My hierarchy of testing

My hierarchy of testing

I originally wrote this when I worked at Apple, and it was the most popular thing I ever wrote.

This document comes from a long career in software testing where I went through more than a dozen full release cycles.

I’ve executed and observed 5 major types of testing, seen the bugs they catch, and seen the overall quality of projects that rely on different types of testing. I don’t have objective data to back any of this up, so this is purely my subjective observations. After you read this, you’ll see that I value the subjective very highly in testing despite the fact that pretty charts and graphs can be compelling.

I think this is important because everyone has scarce testing resources and needs to get the best bang for the buck. Many companies invert their emphasis and I think that goes a long way to explaining why much of the software out there is poor quality.

So, here are what I see as the five types, in order from most to least important.

Ad hoc testing

This type of testing goes by many different names, but my favorite is “exploratory testing”:

Cem Kaner, who coined the term in 1984, defines exploratory testing as “a style of software testing that emphasizes the personal freedom and responsibility of the individual tester to continually optimize the quality of his/her work by treating test-related learning, test design, test execution, and test result interpretation as mutually supportive activities that run in parallel throughout the project.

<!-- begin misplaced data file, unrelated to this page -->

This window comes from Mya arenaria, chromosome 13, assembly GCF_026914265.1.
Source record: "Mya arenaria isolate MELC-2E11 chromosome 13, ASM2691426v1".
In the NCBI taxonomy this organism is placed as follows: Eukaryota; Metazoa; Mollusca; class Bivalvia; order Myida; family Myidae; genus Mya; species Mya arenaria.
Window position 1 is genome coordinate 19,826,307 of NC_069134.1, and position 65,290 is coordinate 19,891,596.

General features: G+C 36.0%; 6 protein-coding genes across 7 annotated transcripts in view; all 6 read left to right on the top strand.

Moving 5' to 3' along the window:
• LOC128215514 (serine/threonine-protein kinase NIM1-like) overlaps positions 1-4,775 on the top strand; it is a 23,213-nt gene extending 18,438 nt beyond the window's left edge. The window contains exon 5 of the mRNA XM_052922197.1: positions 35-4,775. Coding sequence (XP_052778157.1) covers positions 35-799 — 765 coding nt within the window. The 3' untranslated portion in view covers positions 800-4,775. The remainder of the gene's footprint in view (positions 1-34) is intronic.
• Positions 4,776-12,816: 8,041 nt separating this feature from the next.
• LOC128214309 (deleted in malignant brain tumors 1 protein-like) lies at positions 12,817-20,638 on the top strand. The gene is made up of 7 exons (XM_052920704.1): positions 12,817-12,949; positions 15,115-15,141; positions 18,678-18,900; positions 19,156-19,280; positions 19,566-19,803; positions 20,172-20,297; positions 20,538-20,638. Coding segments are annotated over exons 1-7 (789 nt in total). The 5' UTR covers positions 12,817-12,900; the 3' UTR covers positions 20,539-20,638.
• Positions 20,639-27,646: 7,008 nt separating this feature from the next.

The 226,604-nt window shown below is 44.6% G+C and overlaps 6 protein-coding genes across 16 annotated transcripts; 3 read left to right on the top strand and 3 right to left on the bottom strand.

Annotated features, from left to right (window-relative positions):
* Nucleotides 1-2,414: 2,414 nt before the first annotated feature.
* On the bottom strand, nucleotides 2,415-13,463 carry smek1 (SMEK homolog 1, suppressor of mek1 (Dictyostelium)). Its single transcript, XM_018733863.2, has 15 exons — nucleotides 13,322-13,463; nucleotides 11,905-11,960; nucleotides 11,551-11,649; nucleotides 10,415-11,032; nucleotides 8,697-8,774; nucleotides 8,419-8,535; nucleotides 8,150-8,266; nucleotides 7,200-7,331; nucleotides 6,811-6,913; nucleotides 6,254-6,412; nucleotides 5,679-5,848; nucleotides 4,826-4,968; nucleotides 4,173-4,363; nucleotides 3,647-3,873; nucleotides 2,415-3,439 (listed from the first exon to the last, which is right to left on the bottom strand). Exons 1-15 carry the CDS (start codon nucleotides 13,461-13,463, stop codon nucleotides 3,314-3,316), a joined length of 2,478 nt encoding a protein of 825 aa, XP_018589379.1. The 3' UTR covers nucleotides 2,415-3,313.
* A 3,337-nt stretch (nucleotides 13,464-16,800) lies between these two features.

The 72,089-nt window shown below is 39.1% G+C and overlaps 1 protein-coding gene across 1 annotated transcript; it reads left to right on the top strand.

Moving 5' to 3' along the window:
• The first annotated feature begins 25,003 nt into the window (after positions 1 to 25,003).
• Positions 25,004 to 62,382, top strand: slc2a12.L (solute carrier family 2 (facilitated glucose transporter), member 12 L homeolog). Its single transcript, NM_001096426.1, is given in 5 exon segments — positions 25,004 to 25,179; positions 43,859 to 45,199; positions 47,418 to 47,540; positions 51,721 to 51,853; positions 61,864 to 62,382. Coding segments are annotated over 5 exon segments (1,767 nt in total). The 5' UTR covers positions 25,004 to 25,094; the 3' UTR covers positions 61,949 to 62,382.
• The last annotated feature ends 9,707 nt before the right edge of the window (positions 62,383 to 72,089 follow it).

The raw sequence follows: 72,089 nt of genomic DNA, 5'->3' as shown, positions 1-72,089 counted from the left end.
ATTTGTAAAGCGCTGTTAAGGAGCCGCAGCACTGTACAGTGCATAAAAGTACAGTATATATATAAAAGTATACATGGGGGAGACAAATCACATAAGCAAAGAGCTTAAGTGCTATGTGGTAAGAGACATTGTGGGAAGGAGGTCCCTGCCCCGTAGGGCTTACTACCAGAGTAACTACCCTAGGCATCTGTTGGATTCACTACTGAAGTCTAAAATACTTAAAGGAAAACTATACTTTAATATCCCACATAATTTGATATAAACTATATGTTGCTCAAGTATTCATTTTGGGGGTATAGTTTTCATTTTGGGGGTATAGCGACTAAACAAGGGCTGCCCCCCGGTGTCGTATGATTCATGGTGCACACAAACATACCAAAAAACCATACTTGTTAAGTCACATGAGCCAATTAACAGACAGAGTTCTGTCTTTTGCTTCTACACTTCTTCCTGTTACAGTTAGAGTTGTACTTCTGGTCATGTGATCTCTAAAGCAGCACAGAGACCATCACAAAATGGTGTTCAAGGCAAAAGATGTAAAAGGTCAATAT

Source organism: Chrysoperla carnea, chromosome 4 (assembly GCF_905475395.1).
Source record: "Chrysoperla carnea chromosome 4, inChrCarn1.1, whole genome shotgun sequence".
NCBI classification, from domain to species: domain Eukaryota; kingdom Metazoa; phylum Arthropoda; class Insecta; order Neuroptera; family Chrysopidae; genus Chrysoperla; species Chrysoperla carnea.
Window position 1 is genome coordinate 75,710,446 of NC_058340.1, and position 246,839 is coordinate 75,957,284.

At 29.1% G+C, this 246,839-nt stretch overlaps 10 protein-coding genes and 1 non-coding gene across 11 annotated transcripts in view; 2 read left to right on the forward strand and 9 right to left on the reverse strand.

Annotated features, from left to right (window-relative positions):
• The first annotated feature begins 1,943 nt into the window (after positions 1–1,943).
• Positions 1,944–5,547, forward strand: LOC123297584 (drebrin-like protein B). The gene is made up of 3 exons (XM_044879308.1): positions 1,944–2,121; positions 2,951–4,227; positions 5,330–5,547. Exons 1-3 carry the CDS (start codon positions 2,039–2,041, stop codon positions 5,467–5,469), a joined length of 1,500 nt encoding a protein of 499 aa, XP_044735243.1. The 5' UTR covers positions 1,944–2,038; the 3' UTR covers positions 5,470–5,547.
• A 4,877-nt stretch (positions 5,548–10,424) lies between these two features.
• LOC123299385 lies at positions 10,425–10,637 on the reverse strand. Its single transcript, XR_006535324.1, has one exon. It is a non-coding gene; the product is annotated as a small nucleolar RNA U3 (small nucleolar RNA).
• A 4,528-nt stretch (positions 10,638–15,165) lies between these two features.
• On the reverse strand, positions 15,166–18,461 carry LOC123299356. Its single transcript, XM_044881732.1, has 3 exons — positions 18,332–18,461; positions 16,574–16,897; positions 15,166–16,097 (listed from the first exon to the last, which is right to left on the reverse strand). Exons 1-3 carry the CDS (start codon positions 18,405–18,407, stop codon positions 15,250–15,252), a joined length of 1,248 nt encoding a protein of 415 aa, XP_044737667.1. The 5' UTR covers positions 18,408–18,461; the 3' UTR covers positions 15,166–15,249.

Exploratory Testing—Wikipedia

A great exploratory tester would have these qualities:

  • Incredibly knowledgeable about the products
  • Able to learn from past defects in the products and anticipate bugs
  • Ability to get into the heads of users
  • Deeply integrated with the engineering team (ideally, a full-fledged member), knowing how things work at the low level
  • Work with other teams on cross-functional features about to be submitted

Amongst the most valuable type of exploratory testing is pre-submission testing. In addition to making sure base functionality still works (possibly handled by automated testing) before submission, a good exploratory tester will:

  • Watch all commits from the engineering team and formulate things that seem important to focus on
  • Work with engineers on how new functionality is supposed to work so it can be verified
  • Verify the build is good enough to submit so that it will be testable by other testers the next day. Otherwise you lose a valuable day of testing.
  • Test with real user data, ideally their own. This allows spotting anomalies much quicker than with canned data except in very simplistic cases. 

This type of testing is mostly gone from the world. QA typically does black box testing or the other types of testing shown below.

Black box testing

If you have enough testing resources, black box testing is a great complement to Ad hoc testing. Here’s where it differs:

  • Typically there are test plans that try to cover all the functionality of the project that will be tested before release
  • Testing is generally done all after a submission has happened or possibly after a complete feature has been submitted
  • There is a focus on finding regressions moreso than testing new features before they are fully formed

Because Ad hoc testing tends to be more free form, black box testing can help make sure all bases are covered. 

Dogfood testing

I would put dogfood testing very close in importance with black box testing. Between these first three types of testing, I think it’s possible to ship a quality product. Dogfood testing is unique in a few ways:

  • A dogfood user is potentially using a build all the time (depending on the product) rather than just in their office when they are executing tests, so many unique scenarios are now available